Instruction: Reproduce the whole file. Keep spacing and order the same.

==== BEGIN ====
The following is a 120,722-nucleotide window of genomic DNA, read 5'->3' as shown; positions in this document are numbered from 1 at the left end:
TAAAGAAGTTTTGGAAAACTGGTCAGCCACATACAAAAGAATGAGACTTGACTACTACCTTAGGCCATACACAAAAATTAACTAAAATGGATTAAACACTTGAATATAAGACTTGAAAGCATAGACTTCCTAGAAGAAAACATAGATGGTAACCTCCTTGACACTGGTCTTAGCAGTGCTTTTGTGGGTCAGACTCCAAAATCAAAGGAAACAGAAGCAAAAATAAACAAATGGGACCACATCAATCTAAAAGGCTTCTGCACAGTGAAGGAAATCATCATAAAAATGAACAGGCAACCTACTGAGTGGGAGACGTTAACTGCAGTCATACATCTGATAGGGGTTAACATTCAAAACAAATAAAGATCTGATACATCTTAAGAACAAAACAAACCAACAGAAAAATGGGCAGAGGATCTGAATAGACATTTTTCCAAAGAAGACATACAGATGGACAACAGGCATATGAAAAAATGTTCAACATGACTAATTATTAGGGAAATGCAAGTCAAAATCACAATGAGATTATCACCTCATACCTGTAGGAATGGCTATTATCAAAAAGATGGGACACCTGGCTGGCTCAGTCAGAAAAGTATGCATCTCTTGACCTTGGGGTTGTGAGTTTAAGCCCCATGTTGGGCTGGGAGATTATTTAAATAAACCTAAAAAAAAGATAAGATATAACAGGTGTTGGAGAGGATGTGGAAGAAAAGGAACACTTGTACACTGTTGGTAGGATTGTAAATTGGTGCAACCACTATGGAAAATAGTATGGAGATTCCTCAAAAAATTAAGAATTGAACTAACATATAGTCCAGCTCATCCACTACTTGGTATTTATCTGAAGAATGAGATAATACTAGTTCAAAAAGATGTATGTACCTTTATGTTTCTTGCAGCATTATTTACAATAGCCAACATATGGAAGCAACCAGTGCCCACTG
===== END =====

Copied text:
The following is a 120,722-nucleotide window of genomic DNA, read 5'->3' as shown; positions in this document are numbered from 1 at the left end:
TAAAGAAGTTTTGGAAAACTGGTCAGCCACATACAAAAGAATGAGACTTGACTACTACCTTAGGCCATACACAAAAATTAACTAAAATGGATTAAACACTTGAATATAAGACTTGAAAGCATAGACTTCCTAGAAGAAAACATAGATGGTAACCTCCTTGACACTGGTCTTAGCAGTGCTTTTGTGGGTCAGACTCCAAAATCAAAGGAAACAGAAGCAAAAATAAACAAATGGGACCACATCAATCTAAAAGGCTTCTGCACAGTGAAGGAAATCATCATAAAAATGAACAGGCAACCTACTGAGTGGGAGACGTTAACTGCAGTCATACATCTGATAGGGGTTAACATTCAAAACAAATAAAGATCTGATACATCTTAAGAACAAAACAAACCAACAGAAAAATGGGCAGAGGATCTGAATAGACATTTTTCCAAAGAAGACATACAGATGGACAACAGGCATATGAAAAAATGTTCAACATGACTAATTATTAGGGAAATGCAAGTCAAAATCACAATGAGATTATCACCTCATACCTGTAGGAATGGCTATTATCAAAAAGATGGGACACCTGGCTGGCTCAGTCAGAAAAGTATGCATCTCTTGACCTTGGGGTTGTGAGTTTAAGCCCCATGTTGGGCTGGGAGATTATTTAAATAAACCTAAAAAAAAGATAAGATATAACAGGTGTTGGAGAGGATGTGGAAGAAAAGGAACACTTGTACACTGTTGGTAGGATTGTAAATTGGTGCAACCACTATGGAAAATAGTATGGAGATTCCTCAAAAAATTAAGAATTGAACTAACATATAGTCCAGCTCATCCACTACTTGGTATTTATCTGAAGAATGAGATAATACTAGTTCAAAAAGATGTATGTACCTTTATGTTTCTTGCAGCATTATTTACAATAGCCAACATATGGAAGCAACCAGTGCCCACTG